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Please can you answer these two questionsplease!Question 1: Using a series of boxes andarrows define a workflow to sequence a purified protein by massspectrometry. ...

Question

Please can you answer these two questionsplease!Question 1: Using a series of boxes andarrows define a workflow to sequence a purified protein by massspectrometry. Into each box describe the steps of tandem MSsequencing with electrospray ionization.Question 2: Considering your answerto #1 above, if you have two proteins in your sample from a bloodsample collected in the clinic (i.e.; a human subject) could yousequence both proteins? Why or Why not?

please can you answer these two questions please! Question 1: Using a series of boxes and arrows define a workflow to sequence a purified protein by mass spectrometry. Into each box describe the steps of tandem MS sequencing with electrospray ionization. Question 2: Considering your answer to #1 above, if you have two proteins in your sample from a blood sample collected in the clinic (i.e.; a human subject) could you sequence both proteins? Why or Why not?



Answers

Protein sequencing $1 .$ Determine the sequence of hexapeptide on the basis of the following data. Note: When the sequence is not known, a comma separates the amino acids (Table 3.3). Amino acid composition: $(2 \mathrm{R}, \mathrm{A}, \mathrm{S}, \mathrm{V}, \mathrm{Y})$ N-terminal analysis of the hexapeptide: $\mathrm{A}$ Trypsin digestion: $(\mathrm{R}, \mathrm{A}, \mathrm{V})$ and $(\mathrm{R}, \mathrm{S}, \mathrm{Y})$ Carboxypeptidase digestion: No digestion. Chymotrypsin digestion: $(\mathrm{A}, \mathrm{R}, \mathrm{V}, \mathrm{Y})$ and $(\mathrm{R}, \mathrm{S})$

This problem is from organic chemistry, where we have been given a reaction which follows sn one mechanism toe form the product. On the basis of this reaction, we have to answer certain questions. In the first part, we had to write the great expression for this reaction since the reaction follows as in one mechanism in which the rate of the reaction depends on Lee in the concentration of substrate. So the rate expression can be written as next. We have toe brother reaction profile for this reaction and label all the parts in this reaction profile. So the reaction profile is drawn here. The side represents potential energy and this represents reaction. Progress in the reaction profile is shown over here like this here it has been given that the products are lower in energy than the reactant. So this represents the energy of the reactant and this represents the energy of the product. Now all the parts are labeled as here. This is the reactive molecule. This is intermediate and this represents the product which is lower in energy, then the reactive molecule. Next, we have to answer what happens toe the rate of the reaction on doubling the concentration off the reactive molecules. Now on doubling the concentration they read off, reaction will be doubled next. If the concentration off the solvent ethanol is increased, what will happened to the rate of the reaction? The read will not change on increasing the concentration off ethanol as it is independent off concentration off solvent that is, eternal actors nuclear filed, and the reaction rate depends only in the consideration off substrate.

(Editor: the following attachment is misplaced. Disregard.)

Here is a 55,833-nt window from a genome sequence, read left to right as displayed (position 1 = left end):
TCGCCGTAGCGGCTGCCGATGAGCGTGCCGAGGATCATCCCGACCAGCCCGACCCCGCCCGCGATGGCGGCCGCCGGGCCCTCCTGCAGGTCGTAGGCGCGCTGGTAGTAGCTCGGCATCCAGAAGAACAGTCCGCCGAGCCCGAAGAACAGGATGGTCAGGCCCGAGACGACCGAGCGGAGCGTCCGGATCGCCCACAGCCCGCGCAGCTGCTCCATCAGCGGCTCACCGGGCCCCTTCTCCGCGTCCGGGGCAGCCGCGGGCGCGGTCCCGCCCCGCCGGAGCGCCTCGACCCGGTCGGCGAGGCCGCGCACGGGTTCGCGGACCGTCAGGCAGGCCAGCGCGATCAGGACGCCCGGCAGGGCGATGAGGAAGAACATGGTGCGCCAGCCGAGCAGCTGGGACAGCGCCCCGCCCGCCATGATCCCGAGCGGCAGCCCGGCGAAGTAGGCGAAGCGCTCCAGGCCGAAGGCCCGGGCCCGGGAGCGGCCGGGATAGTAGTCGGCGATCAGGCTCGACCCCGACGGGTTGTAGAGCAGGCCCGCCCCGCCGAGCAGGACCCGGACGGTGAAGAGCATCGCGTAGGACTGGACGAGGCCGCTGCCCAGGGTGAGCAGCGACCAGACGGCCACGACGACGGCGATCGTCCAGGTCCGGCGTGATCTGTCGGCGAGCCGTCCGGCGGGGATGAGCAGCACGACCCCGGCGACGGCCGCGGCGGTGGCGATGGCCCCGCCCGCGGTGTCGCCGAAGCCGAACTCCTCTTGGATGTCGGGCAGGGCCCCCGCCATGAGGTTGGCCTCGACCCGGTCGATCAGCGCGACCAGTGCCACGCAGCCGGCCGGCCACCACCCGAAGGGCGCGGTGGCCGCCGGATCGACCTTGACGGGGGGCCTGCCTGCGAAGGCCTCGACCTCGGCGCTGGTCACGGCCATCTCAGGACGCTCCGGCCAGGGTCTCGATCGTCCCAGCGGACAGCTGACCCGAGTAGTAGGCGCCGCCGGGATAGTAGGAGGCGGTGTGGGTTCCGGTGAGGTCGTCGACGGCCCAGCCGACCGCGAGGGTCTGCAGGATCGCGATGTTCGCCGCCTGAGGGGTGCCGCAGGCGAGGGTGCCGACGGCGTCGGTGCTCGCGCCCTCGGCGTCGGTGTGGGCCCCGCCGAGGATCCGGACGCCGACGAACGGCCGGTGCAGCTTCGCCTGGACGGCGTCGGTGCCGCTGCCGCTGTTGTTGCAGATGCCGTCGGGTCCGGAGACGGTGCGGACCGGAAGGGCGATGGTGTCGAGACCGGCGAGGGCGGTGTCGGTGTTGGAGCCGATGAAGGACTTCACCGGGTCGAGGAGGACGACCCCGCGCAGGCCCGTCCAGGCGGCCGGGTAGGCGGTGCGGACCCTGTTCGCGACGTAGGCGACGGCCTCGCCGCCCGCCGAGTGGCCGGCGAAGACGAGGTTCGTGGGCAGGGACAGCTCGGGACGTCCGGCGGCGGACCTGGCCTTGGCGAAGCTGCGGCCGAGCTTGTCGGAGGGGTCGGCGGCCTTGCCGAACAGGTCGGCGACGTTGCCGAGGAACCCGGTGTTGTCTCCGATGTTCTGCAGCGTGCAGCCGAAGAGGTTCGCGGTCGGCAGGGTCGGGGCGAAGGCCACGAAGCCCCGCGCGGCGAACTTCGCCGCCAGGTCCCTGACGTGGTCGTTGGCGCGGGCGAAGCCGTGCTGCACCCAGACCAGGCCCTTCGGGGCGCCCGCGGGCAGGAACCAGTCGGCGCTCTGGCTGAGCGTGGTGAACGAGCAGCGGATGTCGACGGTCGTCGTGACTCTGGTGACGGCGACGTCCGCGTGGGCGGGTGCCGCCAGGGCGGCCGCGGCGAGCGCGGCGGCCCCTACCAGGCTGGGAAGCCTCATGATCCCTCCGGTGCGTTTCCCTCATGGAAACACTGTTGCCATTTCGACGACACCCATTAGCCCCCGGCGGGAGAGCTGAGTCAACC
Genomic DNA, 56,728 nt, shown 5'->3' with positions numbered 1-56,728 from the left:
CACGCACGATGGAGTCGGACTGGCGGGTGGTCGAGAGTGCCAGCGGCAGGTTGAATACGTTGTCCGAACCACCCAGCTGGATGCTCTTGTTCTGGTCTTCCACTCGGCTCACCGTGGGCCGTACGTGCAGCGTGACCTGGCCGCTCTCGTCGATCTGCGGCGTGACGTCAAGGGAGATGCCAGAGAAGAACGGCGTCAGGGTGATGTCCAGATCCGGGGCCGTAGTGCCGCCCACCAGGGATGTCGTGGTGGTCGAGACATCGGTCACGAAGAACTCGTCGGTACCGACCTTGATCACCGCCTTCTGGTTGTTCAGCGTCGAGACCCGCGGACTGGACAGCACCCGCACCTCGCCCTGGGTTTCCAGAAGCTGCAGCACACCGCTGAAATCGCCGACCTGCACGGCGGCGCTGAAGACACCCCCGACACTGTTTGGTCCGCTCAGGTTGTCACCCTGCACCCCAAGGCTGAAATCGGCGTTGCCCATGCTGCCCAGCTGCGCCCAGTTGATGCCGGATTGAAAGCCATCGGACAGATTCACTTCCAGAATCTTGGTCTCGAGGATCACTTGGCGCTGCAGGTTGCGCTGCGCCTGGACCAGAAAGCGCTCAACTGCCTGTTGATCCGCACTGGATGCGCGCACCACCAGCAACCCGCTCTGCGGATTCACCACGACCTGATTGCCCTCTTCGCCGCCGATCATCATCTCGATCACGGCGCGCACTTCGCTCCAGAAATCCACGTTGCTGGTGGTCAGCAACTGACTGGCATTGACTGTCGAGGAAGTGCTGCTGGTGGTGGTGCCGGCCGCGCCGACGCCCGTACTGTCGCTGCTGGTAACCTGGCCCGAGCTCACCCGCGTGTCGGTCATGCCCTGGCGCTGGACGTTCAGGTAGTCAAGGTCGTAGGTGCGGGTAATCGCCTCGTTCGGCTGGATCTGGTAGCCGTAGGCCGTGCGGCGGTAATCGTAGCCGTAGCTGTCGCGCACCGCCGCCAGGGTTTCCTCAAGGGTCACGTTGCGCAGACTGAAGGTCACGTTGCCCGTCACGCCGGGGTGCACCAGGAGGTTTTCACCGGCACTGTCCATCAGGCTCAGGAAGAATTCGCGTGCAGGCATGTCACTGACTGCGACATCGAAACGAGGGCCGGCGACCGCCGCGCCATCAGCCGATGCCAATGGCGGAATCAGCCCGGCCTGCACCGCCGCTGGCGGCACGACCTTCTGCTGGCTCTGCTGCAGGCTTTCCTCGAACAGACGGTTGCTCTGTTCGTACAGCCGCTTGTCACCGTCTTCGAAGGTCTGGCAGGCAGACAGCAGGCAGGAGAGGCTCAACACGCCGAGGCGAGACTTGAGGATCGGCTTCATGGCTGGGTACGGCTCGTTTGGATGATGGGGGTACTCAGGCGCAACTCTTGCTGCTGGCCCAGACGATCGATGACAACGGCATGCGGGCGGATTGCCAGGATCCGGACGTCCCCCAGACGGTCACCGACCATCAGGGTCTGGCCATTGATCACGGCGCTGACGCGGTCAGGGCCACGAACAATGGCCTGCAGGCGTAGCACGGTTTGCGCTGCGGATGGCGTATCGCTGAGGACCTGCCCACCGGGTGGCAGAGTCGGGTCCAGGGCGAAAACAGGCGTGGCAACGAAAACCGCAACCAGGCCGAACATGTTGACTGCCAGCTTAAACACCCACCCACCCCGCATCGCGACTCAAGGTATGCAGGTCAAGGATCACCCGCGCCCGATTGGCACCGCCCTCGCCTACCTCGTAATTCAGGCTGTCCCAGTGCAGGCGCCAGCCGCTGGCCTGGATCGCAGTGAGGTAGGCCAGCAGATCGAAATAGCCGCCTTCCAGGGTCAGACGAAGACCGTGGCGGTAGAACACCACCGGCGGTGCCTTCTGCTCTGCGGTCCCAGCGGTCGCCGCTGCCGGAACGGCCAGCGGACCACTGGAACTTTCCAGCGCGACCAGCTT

Answer for the question part A. What causes the different positive charges on different particles? Uptick protein. So here, pro donation of the side chains of yeah are and age and determining groups of the protein because it's the different positive charges on different particles of the protein. And so for part B Mm, the M and I said composition in numbers of residues. Perching of egg white list goes on is as follows. So here, what is the maximum positive charge there can be present and an egg white blossoms iron. So here is 19. This comprise comprises positively charged site Jane Mm Change one edge six care 11 are and when manage to and terminals.